Introduction to CSP

What is Content Security Policy ?

Content-Security-Policy, or CSP, is a HTTP header field used by web browsers to control which resources can be loaded by a page. Its main purpose is to protect against various kinds of attacks such as Cross Site Scripting (XSS) attacks, click jacking and other code injection attacks.

Modern websites use a large range of resources: images, fonts, scripts, stylesheets… They have forms, include external content with iframes and use websockets. These features present a large attack surface. CSP allows website developers to control precisely which resources and actions can be used by the web browser.

Example of CSP flow

How to write policies

The main method to declare the policy is to provide it in the Content-Security-Policy header field.

A policy is made of a list of directives controlling which resources can be loaded. The most commonly used are:

Directive Controlled action
connect-src XMLHttpRequest, fetch, websockets…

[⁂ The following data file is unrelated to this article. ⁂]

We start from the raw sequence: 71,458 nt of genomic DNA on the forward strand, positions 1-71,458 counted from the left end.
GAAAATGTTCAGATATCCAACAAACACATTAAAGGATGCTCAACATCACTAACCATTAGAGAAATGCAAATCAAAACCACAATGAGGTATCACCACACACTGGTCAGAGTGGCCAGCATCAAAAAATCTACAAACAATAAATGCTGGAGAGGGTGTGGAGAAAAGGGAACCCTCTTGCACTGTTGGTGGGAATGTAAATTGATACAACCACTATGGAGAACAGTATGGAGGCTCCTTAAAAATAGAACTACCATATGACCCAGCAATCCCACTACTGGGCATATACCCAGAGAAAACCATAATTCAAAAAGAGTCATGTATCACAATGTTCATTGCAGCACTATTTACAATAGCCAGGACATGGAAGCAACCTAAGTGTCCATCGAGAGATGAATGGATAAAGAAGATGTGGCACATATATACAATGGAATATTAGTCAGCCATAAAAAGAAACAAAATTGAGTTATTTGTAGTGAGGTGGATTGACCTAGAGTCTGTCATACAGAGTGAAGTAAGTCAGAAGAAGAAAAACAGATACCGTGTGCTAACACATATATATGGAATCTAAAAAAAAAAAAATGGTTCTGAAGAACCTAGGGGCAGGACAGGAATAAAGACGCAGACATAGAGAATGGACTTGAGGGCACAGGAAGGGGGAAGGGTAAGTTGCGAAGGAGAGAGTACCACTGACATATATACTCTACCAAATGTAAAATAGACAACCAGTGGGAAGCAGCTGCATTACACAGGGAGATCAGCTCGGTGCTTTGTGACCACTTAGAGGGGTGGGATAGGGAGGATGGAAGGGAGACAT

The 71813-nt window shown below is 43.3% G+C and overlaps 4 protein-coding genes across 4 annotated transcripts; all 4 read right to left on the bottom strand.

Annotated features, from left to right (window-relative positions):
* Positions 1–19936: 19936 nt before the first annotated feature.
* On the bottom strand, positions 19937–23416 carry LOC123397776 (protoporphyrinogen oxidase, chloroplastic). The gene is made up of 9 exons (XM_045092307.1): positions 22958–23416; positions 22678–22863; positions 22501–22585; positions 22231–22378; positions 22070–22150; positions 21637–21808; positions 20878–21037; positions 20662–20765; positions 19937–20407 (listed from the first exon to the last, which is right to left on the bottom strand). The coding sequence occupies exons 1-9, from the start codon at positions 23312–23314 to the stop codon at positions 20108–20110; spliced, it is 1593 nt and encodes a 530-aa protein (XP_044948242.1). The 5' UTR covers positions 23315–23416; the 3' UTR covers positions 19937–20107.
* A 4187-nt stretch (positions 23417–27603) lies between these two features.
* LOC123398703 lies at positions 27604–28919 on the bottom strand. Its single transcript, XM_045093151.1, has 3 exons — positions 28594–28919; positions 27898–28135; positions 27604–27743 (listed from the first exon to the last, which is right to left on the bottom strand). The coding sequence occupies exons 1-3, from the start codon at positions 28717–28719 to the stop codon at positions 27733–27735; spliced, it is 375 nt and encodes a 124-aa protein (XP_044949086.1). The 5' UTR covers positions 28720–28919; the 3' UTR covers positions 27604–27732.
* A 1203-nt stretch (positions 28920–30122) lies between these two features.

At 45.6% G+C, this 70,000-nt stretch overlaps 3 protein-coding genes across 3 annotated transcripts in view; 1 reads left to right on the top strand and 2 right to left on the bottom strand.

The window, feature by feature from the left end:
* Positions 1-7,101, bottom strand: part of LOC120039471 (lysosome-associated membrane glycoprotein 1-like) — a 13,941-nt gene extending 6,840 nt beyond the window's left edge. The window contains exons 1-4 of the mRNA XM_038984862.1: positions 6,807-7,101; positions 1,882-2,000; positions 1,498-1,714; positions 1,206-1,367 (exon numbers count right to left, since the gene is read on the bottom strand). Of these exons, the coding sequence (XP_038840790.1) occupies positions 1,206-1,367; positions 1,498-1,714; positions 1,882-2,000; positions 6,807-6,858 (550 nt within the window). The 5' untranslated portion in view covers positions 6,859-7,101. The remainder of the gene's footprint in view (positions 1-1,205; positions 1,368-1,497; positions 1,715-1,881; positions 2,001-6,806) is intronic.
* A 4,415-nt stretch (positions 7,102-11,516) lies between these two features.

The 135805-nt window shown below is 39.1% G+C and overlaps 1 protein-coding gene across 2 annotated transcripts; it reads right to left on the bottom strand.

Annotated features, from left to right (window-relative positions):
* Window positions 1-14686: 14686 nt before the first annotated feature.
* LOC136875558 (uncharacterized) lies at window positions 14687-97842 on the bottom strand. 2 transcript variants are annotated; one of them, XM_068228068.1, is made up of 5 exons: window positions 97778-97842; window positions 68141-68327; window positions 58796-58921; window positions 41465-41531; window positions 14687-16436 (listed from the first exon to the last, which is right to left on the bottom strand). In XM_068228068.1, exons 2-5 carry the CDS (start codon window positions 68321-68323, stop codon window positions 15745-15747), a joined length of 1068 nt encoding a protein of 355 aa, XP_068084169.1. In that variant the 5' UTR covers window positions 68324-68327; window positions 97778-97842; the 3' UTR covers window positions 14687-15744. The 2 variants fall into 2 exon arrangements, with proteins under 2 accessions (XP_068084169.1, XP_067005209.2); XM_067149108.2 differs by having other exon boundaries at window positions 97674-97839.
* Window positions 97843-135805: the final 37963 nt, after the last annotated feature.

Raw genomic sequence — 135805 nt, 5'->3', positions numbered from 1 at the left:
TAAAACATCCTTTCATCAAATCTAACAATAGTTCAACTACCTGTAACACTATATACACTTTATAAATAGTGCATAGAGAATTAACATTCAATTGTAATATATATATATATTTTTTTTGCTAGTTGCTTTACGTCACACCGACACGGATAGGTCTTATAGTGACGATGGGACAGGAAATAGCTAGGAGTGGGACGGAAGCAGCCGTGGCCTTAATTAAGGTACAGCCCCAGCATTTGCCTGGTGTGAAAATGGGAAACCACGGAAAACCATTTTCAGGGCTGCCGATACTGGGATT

default-src Default setting for other directives.
font-src Font file loading.
frame-src Frame and Iframe creation.
form-action Form action URLs.
img-src Image file loading.
manifest-src Web Application Manifest loading.
media-src Audio or video file loading.
object-src Plugin content object loading.
prefetch-src Control of links with prefetch or prerender.
script-src Script file loading.
script-src-attr Script attribute loading.
script-src-elem Script element loading.
style-src Stylesheet loading.
style-src-attr Style attribute loading.
style-src-elem Style element loading.
webrtc WebRTC control.
worker-src Web Worker control.

Directives support different kind of values, but you can start with the simplest ones:

  • 'none' to block an entire category of resources.
  • 'self' to only allow the resource if it comes from the same origin as the current page.
  • An URL pattern, for example

A CSP header field for a website using Google Fonts could be:

Content-Security-Policy: default-src 'self'; font-src 'self'; style-src 'self'

With this policy, we make sure that web browsers will only be able to load resources from the website in general, and from Google Fonts for stylesheets and font files.

As a result, if an attacker manages to inject content into the page, for example using a malicious browser extension, they will not be able to trigger external actions.


At this point the benefits of CSP are obvious. While they may seem complex at first, they turn out to be a very powerful tool to help secure a website.

We will explore more complex use cases of CSP in future articles.